For these reasons, it might be beneficial to you to space lessons out a little. This way parents aren’t being forced to wait – something which could deter them from continuing to use you.
You also need to have a policy in mind for what happens if someone can’t make a lesson due to illness. Allow them the opportunity to make it up with either an extra-long lesson the following week or just completely rescheduling for another day of the week if that’s what the parent wants.
3. Think about the space you’re giving lessons
You will want the space to be clear of clutter and clean and comfortable. You’ll need to have good lighting and of course enough space for you, the student, a chair or chairs, a music stand, and the instrument.
If you are going to travel to people’s homes, then make it clear to them what you’re going to require from them when it comes to the space you teach in. Be reasonable of course; it should be things like a sturdy and firm seat for their child to sit in, a music stand, and good lighting so their child can read the sheet music easily. Ideally this will also be the child’s practice space, so it shouldn’t be too difficult to provide.
The most difficult thing is deciding how much to charge for your service. It’s going to depend on a lot of things. If you are traveling to them, then you will need to factor in possible travel expenses. If you have to rent out space, then you’ll probably want to pass on some of that cost to your clientele. But ultimately you’ll need to make it less than what your local music stores are charging for lessons.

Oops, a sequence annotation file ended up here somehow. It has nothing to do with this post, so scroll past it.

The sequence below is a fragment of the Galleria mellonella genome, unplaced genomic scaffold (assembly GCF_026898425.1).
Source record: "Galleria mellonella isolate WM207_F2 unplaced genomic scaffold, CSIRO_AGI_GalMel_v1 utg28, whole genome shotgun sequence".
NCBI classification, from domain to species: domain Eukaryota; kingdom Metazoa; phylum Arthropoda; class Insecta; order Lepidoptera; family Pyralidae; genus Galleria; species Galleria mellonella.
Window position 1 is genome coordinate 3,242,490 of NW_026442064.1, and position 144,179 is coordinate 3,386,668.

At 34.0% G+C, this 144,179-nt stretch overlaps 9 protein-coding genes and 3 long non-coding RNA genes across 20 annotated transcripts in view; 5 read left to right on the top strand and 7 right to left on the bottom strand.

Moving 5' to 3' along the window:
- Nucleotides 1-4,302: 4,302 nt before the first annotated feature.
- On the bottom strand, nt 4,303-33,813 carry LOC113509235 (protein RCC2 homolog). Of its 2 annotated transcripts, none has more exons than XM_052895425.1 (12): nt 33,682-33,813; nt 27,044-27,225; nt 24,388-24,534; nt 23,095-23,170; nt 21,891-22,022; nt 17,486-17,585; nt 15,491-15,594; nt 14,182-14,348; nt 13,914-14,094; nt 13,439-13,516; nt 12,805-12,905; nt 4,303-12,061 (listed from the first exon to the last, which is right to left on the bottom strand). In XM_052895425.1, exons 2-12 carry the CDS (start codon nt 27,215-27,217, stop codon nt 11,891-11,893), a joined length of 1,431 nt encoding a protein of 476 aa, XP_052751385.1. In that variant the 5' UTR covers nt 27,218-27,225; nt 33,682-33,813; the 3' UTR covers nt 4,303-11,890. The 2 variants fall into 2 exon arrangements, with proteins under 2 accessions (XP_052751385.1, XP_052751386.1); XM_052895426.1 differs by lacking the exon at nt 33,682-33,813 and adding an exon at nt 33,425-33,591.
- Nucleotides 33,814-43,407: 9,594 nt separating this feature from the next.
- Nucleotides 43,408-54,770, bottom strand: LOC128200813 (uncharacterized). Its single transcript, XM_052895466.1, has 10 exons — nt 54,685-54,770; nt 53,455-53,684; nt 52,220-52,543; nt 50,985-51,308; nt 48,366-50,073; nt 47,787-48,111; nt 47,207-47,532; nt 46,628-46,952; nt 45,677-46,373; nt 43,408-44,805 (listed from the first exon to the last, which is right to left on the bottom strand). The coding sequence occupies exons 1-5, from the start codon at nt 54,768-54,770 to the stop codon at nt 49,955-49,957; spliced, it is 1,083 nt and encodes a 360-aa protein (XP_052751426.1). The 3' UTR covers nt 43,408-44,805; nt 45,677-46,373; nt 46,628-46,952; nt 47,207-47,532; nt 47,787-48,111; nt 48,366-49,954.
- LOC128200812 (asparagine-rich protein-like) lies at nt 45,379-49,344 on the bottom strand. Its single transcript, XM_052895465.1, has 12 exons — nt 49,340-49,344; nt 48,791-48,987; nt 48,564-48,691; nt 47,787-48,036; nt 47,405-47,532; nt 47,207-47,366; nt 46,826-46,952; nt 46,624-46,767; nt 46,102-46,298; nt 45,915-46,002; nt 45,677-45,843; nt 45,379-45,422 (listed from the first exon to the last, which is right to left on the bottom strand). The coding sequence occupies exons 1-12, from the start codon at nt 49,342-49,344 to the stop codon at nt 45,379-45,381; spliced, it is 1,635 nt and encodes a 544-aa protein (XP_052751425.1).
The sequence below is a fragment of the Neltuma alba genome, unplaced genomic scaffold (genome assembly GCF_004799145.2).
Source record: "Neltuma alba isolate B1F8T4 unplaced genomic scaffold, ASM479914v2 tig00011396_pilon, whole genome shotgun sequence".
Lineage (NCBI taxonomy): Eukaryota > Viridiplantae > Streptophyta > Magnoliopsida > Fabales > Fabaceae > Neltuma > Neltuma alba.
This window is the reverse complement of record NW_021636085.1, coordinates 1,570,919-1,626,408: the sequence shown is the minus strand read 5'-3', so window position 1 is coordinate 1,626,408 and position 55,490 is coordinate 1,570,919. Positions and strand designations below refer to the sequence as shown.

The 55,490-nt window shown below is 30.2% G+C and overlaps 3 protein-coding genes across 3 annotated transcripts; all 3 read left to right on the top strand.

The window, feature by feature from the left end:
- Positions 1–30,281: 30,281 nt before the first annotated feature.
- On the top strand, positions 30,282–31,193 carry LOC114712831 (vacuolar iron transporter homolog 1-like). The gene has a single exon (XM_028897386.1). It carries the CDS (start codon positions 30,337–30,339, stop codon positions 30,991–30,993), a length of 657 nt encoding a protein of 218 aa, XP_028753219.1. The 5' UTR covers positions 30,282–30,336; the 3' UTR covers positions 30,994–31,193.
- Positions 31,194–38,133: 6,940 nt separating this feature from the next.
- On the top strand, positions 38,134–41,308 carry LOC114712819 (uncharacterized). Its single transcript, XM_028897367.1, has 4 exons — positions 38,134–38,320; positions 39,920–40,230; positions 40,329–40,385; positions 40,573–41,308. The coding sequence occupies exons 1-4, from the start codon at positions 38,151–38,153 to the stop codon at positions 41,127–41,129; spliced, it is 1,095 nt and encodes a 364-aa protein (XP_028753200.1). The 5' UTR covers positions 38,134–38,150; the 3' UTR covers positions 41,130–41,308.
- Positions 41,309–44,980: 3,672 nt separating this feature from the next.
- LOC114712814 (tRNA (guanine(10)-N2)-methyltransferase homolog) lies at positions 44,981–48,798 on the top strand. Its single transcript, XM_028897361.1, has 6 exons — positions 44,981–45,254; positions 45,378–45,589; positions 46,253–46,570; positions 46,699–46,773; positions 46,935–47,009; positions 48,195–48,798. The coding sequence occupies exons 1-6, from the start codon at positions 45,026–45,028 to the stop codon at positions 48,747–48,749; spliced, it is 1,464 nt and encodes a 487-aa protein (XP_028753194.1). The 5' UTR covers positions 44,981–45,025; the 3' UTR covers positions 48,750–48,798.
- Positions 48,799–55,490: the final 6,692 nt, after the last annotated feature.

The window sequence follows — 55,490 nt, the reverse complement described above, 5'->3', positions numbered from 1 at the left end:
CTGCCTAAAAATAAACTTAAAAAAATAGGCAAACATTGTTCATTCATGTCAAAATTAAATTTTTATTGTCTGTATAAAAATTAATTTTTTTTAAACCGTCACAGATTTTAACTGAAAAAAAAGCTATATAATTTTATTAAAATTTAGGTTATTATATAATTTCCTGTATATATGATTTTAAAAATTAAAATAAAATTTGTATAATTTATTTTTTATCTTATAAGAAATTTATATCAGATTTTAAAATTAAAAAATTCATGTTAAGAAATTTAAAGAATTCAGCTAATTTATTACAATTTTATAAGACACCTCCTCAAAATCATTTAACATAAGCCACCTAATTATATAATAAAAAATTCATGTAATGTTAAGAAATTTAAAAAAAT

Do your research to see what others are charging for lessons. If you are traveling to them, they might be willing to pay a little more for that because it means one less thing parents have to do, but you have to be reasonable. Just remember to track all of your income, though. If you make any more than $400 in a year, then it must be reported on your taxes.
5. Teaching methods and equipment
The final thing you’ll need to consider is how you’re going to teach your students. You will need to find a good quality book that has familiar songs, bright colors, and is easy to read and understand. You can ask the parents to buy it themselves or offer it to them as an additional cost during the first lesson. Leave it up to the parents.
You will need to have a good quality music stand, a student-sized chair, and extra things for the instrument that might be needed like reeds which can break or cork grease. It’s also good to have a basic repair kit for instruments that you’ll be teaching, because things happen and you need to be prepared for anything.
Offer rewards – whether it’s stickers for completing a song they’ve been working on for a while or a certificate when they’ve completed a lesson book. It will be good if you have your own instrument to model what you need the child to do in their lesson.
Once you have all of these things in place you should be ready to start a successful side business with private music lessons.